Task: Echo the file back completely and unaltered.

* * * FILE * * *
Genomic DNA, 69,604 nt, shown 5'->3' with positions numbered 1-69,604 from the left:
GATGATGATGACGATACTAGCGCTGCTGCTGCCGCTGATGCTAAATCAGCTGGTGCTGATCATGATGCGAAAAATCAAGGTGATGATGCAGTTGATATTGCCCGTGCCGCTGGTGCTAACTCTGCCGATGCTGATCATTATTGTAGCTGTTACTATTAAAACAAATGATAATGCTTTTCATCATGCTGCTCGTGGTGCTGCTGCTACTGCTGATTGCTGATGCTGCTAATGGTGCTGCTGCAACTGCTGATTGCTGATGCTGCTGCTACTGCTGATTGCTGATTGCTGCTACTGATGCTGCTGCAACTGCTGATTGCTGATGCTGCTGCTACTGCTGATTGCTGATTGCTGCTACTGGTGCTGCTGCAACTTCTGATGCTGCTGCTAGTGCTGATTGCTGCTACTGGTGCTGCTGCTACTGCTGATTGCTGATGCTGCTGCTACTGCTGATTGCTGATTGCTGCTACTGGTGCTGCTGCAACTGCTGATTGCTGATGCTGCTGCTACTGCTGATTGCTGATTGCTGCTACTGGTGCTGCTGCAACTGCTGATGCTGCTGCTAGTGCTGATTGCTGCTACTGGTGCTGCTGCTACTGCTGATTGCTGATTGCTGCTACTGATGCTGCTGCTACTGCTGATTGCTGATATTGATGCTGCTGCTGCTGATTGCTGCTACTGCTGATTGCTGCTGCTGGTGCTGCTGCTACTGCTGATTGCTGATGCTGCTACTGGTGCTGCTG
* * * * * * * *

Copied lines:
Genomic DNA, 69,604 nt, shown 5'->3' with positions numbered 1-69,604 from the left:
GATGATGATGACGATACTAGCGCTGCTGCTGCCGCTGATGCTAAATCAGCTGGTGCTGATCATGATGCGAAAAATCAAGGTGATGATGCAGTTGATATTGCCCGTGCCGCTGGTGCTAACTCTGCCGATGCTGATCATTATTGTAGCTGTTACTATTAAAACAAATGATAATGCTTTTCATCATGCTGCTCGTGGTGCTGCTGCTACTGCTGATTGCTGATGCTGCTAATGGTGCTGCTGCAACTGCTGATTGCTGATGCTGCTGCTACTGCTGATTGCTGATTGCTGCTACTGATGCTGCTGCAACTGCTGATTGCTGATGCTGCTGCTACTGCTGATTGCTGATTGCTGCTACTGGTGCTGCTGCAACTTCTGATGCTGCTGCTAGTGCTGATTGCTGCTACTGGTGCTGCTGCTACTGCTGATTGCTGATGCTGCTGCTACTGCTGATTGCTGATTGCTGCTACTGGTGCTGCTGCAACTGCTGATTGCTGATGCTGCTGCTACTGCTGATTGCTGATTGCTGCTACTGGTGCTGCTGCAACTGCTGATGCTGCTGCTAGTGCTGATTGCTGCTACTGGTGCTGCTGCTACTGCTGATTGCTGATTGCTGCTACTGATGCTGCTGCTACTGCTGATTGCTGATATTGATGCTGCTGCTGCTGATTGCTGCTACTGCTGATTGCTGCTGCTGGTGCTGCTGCTACTGCTGATTGCTGATGCTGCTACTGGTGCTGCTG